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“Everyday Heroes” Kenworth T680 will once again be auctioned to support Truckers Against Trafficking

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TOLLESON, Ariz. — In an effort to further educate and fund efforts against human trafficking, Inland Kenworth has once again put together a special “Everyday Heroes” Kenworth T680 with a very distinctive paint scheme and signage.

The project, in conjunction with Truckers Against Trafficking (TAT), has received significant support from platinum sponsors Kenworth Truck Co., Inland Kenworth and Ritchie Bros., along with other leading industry suppliers.

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CAPTION FOR PHOTO

Courtesy: KENWORTH TRUCK CO.

Proceeds from the sale of this Kenworth T680, which has a retail value of $162,000, will go directly to Truckers Against Trafficking, a non-profit organization devoted to stopping human trafficking by educating, mobilizing, and empowering the nation’s truck drivers and rest stop employees.

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The Kenworth T680 Everyday Heroes truck will make its first public appearance at TAT’s Everyday Heroes Truck press conference on January 15 on the National Mall in Washington., From there, the truck will be displayed at the American Trucking Associations Technology and Maintenance Council 2019 annual meeting in Atlanta March 18-21, the Mid-America Trucking Show in Louisville, Kentucky, March 28-30 and at Richie Bros., which will host the auction of the TAT Kenworth T680 in Phoenix on May 17.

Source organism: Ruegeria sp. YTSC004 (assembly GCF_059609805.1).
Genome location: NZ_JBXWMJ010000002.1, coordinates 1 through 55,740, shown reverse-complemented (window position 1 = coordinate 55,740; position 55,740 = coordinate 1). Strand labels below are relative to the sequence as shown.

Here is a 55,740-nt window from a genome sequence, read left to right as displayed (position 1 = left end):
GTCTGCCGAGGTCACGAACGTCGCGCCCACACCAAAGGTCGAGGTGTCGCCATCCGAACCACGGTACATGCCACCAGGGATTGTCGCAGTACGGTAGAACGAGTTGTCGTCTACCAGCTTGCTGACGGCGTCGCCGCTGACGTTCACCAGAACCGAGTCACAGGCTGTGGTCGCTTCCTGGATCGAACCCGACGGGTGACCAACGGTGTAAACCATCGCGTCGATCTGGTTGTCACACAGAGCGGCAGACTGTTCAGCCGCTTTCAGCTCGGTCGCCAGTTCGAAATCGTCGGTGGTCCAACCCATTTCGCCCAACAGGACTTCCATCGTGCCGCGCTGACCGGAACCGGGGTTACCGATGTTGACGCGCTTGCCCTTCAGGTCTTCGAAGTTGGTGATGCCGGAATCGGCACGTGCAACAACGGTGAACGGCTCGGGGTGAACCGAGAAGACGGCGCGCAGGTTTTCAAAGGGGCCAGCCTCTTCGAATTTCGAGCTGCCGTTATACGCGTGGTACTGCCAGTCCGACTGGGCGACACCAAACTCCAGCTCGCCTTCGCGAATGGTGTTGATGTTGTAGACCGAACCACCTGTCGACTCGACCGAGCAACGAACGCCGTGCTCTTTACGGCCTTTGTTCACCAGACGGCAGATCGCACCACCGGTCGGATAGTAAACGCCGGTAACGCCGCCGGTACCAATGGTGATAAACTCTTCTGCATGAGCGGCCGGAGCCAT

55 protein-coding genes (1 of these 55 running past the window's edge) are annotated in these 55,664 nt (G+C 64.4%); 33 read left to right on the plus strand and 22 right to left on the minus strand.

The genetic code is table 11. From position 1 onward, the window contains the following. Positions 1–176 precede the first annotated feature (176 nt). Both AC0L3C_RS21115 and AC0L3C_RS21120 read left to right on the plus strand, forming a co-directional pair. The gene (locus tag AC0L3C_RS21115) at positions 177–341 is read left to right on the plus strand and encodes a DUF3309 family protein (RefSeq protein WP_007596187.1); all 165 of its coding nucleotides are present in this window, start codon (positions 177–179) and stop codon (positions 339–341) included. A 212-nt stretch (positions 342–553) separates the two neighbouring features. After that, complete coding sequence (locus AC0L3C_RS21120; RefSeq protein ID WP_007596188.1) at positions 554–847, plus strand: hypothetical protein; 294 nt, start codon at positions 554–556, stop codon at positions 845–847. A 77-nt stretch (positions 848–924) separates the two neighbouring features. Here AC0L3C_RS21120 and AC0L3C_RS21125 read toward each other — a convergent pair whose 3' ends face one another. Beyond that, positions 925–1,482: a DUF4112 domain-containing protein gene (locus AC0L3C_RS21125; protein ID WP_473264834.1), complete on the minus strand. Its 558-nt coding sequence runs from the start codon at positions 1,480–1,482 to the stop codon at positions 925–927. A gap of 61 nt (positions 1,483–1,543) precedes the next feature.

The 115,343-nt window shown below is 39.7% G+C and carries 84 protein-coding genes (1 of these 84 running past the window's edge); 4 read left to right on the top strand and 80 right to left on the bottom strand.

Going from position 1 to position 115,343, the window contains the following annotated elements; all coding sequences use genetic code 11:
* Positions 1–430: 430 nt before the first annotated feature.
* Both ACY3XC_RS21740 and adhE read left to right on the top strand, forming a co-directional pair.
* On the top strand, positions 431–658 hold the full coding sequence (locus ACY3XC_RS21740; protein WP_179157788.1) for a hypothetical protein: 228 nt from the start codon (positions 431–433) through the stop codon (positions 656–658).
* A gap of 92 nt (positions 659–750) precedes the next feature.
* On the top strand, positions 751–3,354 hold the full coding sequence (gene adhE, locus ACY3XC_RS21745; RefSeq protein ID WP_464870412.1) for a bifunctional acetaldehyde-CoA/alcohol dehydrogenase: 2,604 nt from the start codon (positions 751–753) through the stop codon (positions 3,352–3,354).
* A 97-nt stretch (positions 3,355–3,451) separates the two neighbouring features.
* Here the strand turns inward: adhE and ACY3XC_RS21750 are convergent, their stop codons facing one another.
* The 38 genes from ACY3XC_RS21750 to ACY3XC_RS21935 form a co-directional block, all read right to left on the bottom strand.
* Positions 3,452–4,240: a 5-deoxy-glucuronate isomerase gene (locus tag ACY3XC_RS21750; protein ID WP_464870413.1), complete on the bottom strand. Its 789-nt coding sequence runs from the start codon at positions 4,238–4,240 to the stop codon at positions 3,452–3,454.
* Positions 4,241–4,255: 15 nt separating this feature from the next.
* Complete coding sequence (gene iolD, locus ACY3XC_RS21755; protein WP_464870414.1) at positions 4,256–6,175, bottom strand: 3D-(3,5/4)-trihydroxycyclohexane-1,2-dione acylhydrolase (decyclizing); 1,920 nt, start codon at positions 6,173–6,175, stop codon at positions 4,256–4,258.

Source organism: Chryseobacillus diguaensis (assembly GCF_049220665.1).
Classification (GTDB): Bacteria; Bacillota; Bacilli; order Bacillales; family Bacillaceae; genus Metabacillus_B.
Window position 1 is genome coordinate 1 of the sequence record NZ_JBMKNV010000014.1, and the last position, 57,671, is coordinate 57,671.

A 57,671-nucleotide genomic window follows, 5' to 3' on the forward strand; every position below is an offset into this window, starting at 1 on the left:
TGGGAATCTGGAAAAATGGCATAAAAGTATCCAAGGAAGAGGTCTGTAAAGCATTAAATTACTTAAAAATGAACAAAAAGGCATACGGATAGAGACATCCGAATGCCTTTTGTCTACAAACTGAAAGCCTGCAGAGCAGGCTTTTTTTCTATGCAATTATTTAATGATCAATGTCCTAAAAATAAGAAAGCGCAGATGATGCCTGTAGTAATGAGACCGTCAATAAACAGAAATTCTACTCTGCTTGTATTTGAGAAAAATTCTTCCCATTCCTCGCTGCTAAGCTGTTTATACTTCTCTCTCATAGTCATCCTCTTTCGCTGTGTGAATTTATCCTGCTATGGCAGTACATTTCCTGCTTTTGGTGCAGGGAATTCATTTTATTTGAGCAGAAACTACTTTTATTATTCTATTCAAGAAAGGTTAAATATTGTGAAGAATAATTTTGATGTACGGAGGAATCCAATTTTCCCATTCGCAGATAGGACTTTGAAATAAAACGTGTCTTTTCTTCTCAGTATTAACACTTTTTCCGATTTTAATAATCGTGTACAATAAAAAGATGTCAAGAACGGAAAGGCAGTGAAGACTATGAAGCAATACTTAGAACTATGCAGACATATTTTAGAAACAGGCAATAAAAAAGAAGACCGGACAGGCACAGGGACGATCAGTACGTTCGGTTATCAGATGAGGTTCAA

Proceeds from the sale of the Kenworth T680, which has a retail value of $162,000, will go directly to TAT – a 501(c)3 non-profit devoted to stopping human trafficking by educating, mobilizing, and empowering the nation’s truck drivers and rest stop employees.

The special Kenworth T680 is fully loaded with a 76-inch sleeper, 485-hp Paccar MX-13 engine, and Paccar 12-speed automated transmission.

Don Blake, who serves as new truck sales manager at Inland Kenworth-Phoenix, is again spearheading the effort.

Blake said he’s been touched by the industry support for the Everyday Heroes Truck.

“This started out as an idea in 2017 that got rolling, and it was a great success. Now, the sponsors we’ve worked with again are so supportive. It shows our industry’s true colors to pull together to raise money for a great cause,” Blake said. “I’m especially appreciative to Kenworth. When I reached out to see if they would be a sponsor again, they were more than happy to help. Kenworth has been great to work with, and in 2019, the T680 will have its own booth at TMC and the Mid-America Trucking Show.

“Kenworth is a strong supporter of the efforts of Don Blake and Inland Kenworth in this important project. Don’s involvement with Truckers Against Trafficking is inspiring, and we look forward to a very successful fund-raising auction in May,” said Kurt Swihart, Kenworth marketing director.